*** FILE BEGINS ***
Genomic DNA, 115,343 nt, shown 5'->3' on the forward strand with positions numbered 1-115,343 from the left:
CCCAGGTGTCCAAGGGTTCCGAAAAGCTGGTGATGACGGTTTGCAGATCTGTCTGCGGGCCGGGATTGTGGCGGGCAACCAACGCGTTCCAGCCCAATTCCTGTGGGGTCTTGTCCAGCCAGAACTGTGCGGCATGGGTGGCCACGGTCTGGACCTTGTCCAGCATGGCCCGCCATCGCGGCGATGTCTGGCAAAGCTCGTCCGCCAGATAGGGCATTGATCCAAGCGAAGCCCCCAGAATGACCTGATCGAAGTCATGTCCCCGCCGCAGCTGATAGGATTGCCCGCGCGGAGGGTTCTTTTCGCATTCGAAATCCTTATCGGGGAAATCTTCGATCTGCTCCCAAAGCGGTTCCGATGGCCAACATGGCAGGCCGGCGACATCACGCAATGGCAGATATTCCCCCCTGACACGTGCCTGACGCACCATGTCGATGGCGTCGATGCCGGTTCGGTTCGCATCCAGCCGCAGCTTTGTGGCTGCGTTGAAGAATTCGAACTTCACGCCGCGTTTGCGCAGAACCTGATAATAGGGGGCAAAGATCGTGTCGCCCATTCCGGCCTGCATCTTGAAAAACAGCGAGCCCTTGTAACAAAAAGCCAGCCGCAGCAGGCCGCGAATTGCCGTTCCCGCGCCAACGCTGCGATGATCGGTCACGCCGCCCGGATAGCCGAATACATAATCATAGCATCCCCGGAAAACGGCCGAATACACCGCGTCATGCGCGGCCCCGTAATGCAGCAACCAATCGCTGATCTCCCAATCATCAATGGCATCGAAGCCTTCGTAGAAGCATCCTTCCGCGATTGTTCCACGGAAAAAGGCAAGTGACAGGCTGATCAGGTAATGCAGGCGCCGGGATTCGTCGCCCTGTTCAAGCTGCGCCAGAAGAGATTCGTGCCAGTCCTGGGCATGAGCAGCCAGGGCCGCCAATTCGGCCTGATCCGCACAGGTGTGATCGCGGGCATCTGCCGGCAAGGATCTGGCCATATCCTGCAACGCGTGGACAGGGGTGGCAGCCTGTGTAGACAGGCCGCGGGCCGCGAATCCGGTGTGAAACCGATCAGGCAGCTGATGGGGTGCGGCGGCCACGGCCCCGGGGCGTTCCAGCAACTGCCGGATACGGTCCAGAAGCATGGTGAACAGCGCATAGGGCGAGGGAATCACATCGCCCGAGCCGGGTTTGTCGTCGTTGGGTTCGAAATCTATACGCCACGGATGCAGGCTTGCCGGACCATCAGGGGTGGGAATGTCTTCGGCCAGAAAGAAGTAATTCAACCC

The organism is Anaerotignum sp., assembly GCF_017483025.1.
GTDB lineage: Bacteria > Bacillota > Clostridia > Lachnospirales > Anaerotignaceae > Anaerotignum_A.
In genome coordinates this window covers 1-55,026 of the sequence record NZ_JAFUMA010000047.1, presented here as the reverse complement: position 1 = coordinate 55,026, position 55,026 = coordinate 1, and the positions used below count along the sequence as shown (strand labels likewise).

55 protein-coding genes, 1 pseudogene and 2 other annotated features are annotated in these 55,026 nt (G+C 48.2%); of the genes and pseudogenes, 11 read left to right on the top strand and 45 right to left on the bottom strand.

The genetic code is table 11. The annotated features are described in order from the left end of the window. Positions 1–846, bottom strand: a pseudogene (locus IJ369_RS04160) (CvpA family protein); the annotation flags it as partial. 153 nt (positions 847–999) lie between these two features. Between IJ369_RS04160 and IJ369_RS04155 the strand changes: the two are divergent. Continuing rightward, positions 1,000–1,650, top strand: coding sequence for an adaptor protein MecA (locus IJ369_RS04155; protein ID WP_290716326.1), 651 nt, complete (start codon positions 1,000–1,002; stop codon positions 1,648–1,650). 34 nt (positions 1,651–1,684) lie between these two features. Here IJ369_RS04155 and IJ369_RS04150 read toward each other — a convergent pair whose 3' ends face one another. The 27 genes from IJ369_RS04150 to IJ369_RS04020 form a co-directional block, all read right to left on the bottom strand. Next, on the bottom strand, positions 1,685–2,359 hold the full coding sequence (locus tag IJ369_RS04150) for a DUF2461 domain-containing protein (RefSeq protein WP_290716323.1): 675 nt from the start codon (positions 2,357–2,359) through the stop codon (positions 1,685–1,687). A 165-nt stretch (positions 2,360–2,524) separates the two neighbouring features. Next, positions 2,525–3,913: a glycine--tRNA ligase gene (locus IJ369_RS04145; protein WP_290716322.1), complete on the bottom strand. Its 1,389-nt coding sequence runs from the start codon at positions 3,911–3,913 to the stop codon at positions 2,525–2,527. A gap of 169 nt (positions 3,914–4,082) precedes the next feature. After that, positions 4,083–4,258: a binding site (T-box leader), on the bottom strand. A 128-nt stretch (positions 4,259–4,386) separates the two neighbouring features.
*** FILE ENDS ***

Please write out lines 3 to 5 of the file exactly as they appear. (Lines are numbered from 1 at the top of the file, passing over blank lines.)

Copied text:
The organism is Anaerotignum sp., assembly GCF_017483025.1.
GTDB lineage: Bacteria > Bacillota > Clostridia > Lachnospirales > Anaerotignaceae > Anaerotignum_A.
In genome coordinates this window covers 1-55,026 of the sequence record NZ_JAFUMA010000047.1, presented here as the reverse complement: position 1 = coordinate 55,026, position 55,026 = coordinate 1, and the positions used below count along the sequence as shown (strand labels likewise).